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Tag: Annihilationism

Dr. David Michael Ward Threatens Me with Annihilation

john piper annihilationism

Dr. David Michael Ward, an Evangelical Christian, messaged me on Facebook recently. I have no idea what Ward was responding to. While Ward appeals to authority, I could not verify any of the personal claims he made in his messages. The best I can tell is, outside of Facebook, he has no Internet presence; which is odd, considering his claims of advanced educational attainment and superior IQ.

What follows is our “conversation.” I will make a few concluding comments afterward. All spelling and grammar are in the original. My brief, pithy, somewhat snarky responses are indented and italicized.

There is no word in Hebrew, Aramaic, or Greek that can be translated as Hell. Hell was not created until th 700’s and that is about 300 years after the Bible books had been collected by the Catholic Church. Sheol is the Hebrew word for Grave and can be used in most verses that have Hell in them. Hades was the Greek word that meant the Grave. The word Lucifer is from the Latin Vulgate that had Lux Ferro meaning mover of light in Isaiah 14:12 .Jesus called him Satan and that is the devils name. I have a Doctorate in Theology and have been a preacher for 42 years. I lived in Ohio for a few years and had to teach several preachers the truth of Hell since they used the KJV and did not know the meaning of the word Hell or the root language. With my Doctorate in Theology and an IQ of 189 I have translated the Bible from the original language so that young people in the USAF could understand the scriptures more easily.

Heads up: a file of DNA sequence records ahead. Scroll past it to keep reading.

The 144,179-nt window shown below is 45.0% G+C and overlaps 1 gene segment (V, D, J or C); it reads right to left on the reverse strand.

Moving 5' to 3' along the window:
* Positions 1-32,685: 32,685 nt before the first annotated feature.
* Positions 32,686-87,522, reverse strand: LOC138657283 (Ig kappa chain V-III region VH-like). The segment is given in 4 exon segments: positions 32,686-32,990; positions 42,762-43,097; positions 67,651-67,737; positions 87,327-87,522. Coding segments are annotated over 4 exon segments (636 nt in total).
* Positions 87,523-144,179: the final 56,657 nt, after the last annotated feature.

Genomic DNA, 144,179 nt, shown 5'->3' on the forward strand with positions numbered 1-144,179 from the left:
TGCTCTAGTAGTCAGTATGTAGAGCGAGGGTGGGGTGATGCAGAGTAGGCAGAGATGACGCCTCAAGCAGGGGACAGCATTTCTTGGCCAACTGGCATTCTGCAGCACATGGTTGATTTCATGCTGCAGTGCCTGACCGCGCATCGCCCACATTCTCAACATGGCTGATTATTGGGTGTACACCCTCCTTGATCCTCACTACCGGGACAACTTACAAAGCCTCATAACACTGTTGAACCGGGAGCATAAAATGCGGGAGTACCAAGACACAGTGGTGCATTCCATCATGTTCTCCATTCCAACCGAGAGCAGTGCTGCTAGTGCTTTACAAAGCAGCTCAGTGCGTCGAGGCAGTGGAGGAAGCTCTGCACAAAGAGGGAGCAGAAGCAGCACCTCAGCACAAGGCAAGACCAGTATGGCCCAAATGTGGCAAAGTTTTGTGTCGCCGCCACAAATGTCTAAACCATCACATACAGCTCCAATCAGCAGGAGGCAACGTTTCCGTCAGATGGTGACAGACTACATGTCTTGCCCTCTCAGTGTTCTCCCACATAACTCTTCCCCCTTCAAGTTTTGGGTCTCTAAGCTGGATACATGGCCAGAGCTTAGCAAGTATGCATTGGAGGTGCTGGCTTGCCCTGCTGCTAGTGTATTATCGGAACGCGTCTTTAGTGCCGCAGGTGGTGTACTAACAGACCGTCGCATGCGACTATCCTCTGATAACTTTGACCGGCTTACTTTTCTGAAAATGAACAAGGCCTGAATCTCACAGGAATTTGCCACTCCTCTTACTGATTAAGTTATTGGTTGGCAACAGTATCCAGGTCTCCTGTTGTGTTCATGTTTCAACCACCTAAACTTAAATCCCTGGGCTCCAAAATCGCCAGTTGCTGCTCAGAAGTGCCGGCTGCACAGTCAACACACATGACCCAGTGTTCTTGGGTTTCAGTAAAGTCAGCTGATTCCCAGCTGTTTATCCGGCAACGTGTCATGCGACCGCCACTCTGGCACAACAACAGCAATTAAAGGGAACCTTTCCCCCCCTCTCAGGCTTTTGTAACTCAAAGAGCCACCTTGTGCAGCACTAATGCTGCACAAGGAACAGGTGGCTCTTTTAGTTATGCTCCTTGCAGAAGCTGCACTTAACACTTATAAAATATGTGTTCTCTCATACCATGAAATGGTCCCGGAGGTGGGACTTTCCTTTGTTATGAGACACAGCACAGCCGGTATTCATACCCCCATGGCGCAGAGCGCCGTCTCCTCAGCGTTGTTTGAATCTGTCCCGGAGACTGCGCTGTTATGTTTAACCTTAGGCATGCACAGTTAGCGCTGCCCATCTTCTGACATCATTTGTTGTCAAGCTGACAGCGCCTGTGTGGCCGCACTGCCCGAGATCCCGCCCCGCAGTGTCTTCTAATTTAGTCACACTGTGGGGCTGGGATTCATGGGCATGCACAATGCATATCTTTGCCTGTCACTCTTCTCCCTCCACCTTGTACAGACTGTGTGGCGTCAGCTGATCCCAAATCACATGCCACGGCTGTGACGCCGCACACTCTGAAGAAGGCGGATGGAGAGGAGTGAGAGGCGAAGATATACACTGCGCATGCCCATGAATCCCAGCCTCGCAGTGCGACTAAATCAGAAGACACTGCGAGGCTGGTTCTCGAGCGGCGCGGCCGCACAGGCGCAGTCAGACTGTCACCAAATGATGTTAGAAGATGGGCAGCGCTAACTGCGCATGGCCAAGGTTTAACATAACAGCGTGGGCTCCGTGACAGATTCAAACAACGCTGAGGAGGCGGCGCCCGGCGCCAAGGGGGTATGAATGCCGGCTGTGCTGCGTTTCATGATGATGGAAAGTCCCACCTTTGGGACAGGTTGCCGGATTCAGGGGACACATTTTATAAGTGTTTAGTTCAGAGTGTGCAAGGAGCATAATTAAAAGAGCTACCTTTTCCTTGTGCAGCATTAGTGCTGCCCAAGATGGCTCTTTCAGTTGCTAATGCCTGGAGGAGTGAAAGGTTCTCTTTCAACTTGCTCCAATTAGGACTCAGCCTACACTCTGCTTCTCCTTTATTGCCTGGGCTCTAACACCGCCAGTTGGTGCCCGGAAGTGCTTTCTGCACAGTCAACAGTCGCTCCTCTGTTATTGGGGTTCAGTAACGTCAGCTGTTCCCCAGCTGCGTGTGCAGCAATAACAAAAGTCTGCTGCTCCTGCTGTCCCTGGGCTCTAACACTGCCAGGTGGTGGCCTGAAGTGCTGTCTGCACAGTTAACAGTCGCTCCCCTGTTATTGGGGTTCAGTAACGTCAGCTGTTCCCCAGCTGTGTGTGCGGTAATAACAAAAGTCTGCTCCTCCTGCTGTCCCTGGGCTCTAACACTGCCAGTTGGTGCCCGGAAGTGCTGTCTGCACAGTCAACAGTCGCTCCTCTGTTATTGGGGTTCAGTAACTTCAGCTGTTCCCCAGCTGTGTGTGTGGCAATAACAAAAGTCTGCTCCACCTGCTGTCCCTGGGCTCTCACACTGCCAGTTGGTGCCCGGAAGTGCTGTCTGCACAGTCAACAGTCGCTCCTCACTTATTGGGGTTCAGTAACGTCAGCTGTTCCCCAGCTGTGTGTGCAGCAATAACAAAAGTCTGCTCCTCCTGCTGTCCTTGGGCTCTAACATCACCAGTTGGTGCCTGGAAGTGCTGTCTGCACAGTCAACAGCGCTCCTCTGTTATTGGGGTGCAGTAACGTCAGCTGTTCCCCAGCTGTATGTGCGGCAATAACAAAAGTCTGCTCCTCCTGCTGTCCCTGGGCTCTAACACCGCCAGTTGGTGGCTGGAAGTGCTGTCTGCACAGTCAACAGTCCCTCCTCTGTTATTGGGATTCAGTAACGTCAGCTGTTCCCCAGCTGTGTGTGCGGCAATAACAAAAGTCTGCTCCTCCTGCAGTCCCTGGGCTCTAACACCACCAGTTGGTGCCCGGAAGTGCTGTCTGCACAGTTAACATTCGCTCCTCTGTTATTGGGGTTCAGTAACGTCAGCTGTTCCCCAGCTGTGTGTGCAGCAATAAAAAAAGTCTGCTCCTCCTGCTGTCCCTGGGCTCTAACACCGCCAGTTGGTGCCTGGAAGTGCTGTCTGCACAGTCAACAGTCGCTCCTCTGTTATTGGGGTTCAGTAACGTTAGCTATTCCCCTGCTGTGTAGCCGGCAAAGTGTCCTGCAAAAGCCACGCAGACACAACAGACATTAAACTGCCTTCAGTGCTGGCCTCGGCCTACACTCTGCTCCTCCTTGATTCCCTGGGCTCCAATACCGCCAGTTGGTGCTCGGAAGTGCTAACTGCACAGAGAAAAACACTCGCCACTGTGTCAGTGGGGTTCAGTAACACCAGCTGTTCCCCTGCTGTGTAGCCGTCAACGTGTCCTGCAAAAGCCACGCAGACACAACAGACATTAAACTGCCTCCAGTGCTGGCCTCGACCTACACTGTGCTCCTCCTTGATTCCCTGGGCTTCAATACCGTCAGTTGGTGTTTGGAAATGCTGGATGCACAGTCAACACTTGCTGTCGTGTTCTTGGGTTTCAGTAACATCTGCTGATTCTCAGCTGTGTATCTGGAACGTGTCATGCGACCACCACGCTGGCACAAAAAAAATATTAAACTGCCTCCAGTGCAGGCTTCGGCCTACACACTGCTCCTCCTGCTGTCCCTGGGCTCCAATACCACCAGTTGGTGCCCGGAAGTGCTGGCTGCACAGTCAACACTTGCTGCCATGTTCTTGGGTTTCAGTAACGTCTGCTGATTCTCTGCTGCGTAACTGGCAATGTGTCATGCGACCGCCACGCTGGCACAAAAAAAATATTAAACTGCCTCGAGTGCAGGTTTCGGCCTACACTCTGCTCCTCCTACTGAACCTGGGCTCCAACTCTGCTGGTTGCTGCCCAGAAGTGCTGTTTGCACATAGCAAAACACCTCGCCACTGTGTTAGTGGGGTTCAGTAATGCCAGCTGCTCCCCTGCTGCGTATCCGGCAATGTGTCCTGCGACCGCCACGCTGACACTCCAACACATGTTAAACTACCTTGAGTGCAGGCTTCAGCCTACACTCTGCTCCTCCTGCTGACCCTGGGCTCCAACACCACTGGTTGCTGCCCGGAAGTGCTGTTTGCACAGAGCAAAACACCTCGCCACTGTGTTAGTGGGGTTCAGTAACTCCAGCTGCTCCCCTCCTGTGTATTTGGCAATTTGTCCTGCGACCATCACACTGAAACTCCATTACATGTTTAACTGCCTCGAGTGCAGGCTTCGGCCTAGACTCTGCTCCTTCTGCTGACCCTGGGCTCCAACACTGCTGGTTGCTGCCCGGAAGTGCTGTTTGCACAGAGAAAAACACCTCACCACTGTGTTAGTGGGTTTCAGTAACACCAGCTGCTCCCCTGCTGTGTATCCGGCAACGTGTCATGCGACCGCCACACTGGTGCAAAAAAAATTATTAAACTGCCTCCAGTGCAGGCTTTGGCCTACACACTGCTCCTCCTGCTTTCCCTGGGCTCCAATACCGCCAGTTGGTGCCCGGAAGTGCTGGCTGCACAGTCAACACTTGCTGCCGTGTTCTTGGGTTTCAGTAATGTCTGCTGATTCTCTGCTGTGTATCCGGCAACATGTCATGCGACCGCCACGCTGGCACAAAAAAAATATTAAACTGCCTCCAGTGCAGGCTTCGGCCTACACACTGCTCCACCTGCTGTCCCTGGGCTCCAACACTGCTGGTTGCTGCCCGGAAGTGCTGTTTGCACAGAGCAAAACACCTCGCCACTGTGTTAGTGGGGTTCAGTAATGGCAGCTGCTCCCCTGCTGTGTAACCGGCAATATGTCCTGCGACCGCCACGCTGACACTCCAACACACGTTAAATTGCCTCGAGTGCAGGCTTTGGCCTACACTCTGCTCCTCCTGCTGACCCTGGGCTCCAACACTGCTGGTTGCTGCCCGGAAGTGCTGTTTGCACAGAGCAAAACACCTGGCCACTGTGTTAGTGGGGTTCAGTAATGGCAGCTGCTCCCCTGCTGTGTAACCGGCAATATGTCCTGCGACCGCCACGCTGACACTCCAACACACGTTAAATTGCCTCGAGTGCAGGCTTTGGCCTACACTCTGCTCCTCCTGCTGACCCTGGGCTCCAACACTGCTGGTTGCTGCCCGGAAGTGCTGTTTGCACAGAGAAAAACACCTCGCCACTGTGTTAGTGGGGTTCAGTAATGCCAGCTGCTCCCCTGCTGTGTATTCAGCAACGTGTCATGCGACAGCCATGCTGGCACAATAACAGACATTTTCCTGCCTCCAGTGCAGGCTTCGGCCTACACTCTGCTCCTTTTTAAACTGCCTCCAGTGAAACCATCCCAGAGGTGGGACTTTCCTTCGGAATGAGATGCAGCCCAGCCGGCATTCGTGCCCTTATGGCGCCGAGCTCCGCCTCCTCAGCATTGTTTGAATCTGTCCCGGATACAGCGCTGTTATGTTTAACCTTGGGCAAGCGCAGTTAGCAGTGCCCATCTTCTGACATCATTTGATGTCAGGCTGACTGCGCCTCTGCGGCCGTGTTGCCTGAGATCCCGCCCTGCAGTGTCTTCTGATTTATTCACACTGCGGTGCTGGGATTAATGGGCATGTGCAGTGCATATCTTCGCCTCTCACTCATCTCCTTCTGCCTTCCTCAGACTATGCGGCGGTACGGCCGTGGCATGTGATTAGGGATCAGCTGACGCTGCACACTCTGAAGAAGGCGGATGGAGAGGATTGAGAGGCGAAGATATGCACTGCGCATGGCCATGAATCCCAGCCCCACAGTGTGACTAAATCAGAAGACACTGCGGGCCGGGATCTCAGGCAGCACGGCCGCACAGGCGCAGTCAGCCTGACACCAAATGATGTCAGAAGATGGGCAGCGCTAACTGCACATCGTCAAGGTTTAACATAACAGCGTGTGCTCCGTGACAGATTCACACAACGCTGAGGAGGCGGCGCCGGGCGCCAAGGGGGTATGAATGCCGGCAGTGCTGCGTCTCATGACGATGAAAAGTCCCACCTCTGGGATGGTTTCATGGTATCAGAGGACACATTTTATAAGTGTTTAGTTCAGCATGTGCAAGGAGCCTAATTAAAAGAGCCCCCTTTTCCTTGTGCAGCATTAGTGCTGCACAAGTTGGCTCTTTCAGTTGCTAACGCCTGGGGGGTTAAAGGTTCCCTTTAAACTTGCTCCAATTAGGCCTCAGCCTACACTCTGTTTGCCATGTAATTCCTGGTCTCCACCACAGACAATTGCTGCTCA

And your point is?

Well a person who teaches languages at a college who studies old languages might be able to understand the KJV an how it was mistranslated from the Latin Vulgate instead being translated from Hebrew, Aramaic and Greek to achieve a correct translation without the word Hell and Lucifer so that people would have a clearer understanding of the Word of God. The Jewish nation knows nothing of the word Hell or Lucifer since those words are not in their section of the Bible. A Greek scholar helped to verify my translation and found only 3 verses that he felt needed a small clearing up of the verbage. I took his help and applied the correction and the rest as is told is history.

I’m an atheist, so it really doesn’t matter to me.

Well Jesus will state that He does not know you and the Angels will put you into the Gehenna Fire and you will be consumed body and soul. You will no longer have any meaning in the Universe.

Again, I’m an atheist. I don’t believe the central claims of Christianity are true.

Do you think it is okay to contact strangers on the Internet and threaten them with Hell-lite—annihilation?